NADIS BPEX Commentary – December 2009 - PRRS

In his latest Commentary, pig veterinarian, Mark White looks at the factors affecting the incidence of the porcine reproductive respiratory syndrome (PRRS), as revealed by the NADIS surveillance programme for PRRS in selected pig herds in the UK.
calendar icon 5 January 2010
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The Yorkshire and Humberside Health Initiative is a programme designed to improve the health of pigs over the long term. Similar programmes are being developed in other parts of the UK.

Phase 1 of the programme is drawing to a close and has involved mapping, preliminary health assignment and stimulating interest. Phase 2, for which funding is awaited, will involve practical steps to improve disease standards. The programme concentrates on two principle ideas:

  1. Improving general disease control programmes by way of biosecurity improvements, and
  2. Specific disease control and elimination, which includes PRRS.

It is pertinent, therefore, to examine the results of the last year of health monitoring under the NADIS surveillance programme with respect to PRRS and the results are shown in the graphs.

Figure 1. PRRS present and vaccinating - regional

Compared to the previous year, the total proportion of herds declared as having PRRS present has marginally dropped from 62 per cent to 58 per cent but the difference between North East England and East Anglia remains marked (Figure 1). More than twice the percentage of farms in North East England have PRRS present than those in East Anglia.

Through 2008, only 25 per cent declared use of vaccine for PRRS, whereas in 2009 this has increased to 44 per cent. Interestingly, East Anglia, with its lower proportion of farms infected, seems more willing to vaccinate with 70 per cent of monitored herds using some form of vaccine protection.

Figure 2. PRRS presence as affected by farm type

Furthermore, it is a little surprising that within herds containing sows, the highest percentage of herds infected is within the breeding-only category (Figure 2). Experience has shown that PRRS virus can die out on a farm where growing pigs are absent and thus there is no reservoir of infection being maintained by the dynamic population.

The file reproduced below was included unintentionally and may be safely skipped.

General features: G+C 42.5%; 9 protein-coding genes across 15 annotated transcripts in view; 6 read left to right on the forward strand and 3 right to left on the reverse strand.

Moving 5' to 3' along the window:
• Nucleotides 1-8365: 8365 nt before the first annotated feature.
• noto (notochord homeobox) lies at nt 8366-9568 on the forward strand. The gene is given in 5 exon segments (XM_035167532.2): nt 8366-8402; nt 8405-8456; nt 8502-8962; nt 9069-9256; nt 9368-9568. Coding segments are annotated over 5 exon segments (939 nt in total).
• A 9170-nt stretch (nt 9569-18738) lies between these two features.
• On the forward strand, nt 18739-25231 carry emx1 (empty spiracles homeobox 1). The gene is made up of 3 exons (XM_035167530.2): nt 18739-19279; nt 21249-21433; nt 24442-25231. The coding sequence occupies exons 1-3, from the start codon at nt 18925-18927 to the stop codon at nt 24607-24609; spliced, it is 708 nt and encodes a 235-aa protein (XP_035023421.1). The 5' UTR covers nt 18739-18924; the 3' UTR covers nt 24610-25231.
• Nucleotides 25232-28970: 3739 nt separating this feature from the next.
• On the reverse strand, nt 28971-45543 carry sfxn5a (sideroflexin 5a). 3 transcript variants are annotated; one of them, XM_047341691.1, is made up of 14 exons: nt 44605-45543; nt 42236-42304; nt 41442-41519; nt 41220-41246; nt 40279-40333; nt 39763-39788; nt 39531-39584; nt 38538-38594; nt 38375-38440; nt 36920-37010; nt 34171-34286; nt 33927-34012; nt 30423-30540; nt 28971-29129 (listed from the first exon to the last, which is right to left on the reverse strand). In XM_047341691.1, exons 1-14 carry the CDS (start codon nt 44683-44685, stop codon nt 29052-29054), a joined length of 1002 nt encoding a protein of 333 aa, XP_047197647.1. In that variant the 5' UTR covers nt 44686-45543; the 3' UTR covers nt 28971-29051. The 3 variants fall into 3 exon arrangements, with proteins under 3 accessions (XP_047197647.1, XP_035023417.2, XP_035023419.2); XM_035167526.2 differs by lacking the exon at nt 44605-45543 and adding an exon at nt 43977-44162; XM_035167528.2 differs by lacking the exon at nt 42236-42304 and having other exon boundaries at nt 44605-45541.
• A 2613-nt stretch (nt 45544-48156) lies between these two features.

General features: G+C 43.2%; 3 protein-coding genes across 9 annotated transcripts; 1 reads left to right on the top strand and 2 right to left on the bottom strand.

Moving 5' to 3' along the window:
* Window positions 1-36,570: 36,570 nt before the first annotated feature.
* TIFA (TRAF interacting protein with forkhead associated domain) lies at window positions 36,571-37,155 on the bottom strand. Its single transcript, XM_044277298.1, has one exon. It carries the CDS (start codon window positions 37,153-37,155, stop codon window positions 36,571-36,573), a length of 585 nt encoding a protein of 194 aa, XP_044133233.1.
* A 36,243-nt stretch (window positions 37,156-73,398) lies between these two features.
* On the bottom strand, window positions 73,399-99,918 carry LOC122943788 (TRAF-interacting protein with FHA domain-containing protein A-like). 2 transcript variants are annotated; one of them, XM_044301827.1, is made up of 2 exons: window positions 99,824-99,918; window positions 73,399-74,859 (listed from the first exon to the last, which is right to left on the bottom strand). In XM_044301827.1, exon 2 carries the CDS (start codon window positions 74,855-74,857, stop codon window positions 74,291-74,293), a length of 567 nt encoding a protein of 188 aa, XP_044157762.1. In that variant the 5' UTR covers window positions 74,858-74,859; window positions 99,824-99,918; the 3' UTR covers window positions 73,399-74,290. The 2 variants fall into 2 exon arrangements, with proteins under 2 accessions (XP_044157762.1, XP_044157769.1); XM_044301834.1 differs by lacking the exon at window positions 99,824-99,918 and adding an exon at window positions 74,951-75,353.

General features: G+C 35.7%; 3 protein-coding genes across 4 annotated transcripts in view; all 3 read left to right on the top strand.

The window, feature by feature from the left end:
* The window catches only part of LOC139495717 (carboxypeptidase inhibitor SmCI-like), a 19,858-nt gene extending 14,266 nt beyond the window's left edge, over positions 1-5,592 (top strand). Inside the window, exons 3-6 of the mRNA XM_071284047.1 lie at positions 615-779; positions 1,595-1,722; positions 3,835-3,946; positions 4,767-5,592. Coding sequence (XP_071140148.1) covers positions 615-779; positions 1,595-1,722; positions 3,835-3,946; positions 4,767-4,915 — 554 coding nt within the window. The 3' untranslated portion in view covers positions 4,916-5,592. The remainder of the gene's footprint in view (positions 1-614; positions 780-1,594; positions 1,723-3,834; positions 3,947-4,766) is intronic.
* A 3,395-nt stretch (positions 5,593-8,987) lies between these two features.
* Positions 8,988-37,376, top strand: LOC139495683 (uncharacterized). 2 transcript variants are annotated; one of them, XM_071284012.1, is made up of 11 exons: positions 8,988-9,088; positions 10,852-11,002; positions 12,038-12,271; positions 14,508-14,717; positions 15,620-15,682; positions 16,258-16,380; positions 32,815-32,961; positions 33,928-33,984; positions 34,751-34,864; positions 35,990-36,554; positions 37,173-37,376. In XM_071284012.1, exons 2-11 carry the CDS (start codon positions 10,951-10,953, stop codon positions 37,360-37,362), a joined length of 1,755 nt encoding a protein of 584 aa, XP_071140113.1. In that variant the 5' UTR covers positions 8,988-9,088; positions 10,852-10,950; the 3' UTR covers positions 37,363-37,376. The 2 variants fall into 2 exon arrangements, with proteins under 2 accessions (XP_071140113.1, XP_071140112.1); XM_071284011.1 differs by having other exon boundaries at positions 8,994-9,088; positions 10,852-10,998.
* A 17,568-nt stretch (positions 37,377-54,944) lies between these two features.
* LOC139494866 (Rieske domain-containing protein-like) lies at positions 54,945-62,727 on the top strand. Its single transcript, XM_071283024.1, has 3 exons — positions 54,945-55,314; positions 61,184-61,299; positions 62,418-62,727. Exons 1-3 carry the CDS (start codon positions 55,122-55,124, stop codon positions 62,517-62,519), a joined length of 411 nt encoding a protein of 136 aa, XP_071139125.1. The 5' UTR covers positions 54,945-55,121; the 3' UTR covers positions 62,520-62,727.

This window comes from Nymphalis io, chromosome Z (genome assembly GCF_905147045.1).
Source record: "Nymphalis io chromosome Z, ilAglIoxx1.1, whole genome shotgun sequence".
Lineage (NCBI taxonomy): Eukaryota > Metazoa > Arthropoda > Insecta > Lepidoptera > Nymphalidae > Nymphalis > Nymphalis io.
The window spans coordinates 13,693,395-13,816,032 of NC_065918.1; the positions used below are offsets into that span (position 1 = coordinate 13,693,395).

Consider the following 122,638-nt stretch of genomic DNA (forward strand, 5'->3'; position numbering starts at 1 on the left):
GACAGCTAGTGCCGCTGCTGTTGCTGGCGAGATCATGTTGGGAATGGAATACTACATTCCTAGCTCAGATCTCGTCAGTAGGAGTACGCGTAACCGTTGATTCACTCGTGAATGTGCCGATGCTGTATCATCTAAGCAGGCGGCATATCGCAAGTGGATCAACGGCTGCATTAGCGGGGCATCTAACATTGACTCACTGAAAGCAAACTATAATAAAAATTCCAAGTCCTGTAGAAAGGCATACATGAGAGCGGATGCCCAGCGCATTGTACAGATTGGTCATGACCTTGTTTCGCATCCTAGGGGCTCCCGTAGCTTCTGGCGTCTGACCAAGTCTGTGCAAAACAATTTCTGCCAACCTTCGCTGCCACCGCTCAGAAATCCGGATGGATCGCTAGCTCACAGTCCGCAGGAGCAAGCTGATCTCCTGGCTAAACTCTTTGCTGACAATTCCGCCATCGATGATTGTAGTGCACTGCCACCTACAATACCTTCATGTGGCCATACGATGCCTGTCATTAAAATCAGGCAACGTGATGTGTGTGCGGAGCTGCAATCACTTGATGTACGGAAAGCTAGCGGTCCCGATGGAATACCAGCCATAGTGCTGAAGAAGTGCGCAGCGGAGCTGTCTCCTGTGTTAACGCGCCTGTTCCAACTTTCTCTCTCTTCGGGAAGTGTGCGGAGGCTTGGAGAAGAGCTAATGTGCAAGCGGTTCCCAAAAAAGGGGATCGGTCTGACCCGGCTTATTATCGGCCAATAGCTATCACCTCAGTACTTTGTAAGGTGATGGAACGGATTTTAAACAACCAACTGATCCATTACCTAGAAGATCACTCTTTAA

Within the feeding herd, PRRS appears to be more recognisable in younger pigs, e.g. on nursery-only sites compared to finisher only sites – although the larger the total population, the more likely is PRRS to be present (Figure 3).

Figure 3. PRRS presence as affected by farm size

PRRS presence is nearly 50 per cent higher on slatted systems compared to straw-based farms – be they breeding or feeding herds (Figure 4). This may simply reflect the regional differences referred to above with historical analysis highlighting the preference for straw use in East Anglia. This observation is, however, somewhat confounded by the figures comparing the presence of PRRS between indoor and outdoor farms, which is similar for both.

Figure 4. PRRS presence as affected by management system

Outdoor herds might have been expected to have a lower proportion of farms infected, given that they tend to be found in East Anglia. This may tie in with the higher-than-expected proportion of breeding-only herds being positive.

Finally, as was seen in 2008, there is no material difference between batch and continuous flow farms in proportion of farms reporting presence of PRRS. On this basis, there is little evidence to suggest that batch systems are more successful at keeping free of, or eliminating, PRRS without an active programme to achieve that end. Such might be the aim of the health initiatives now underway.

Further Reading

- Find out more information on porcine reproductive respiratory syndrome (PRRS) by clicking here.

January 2010
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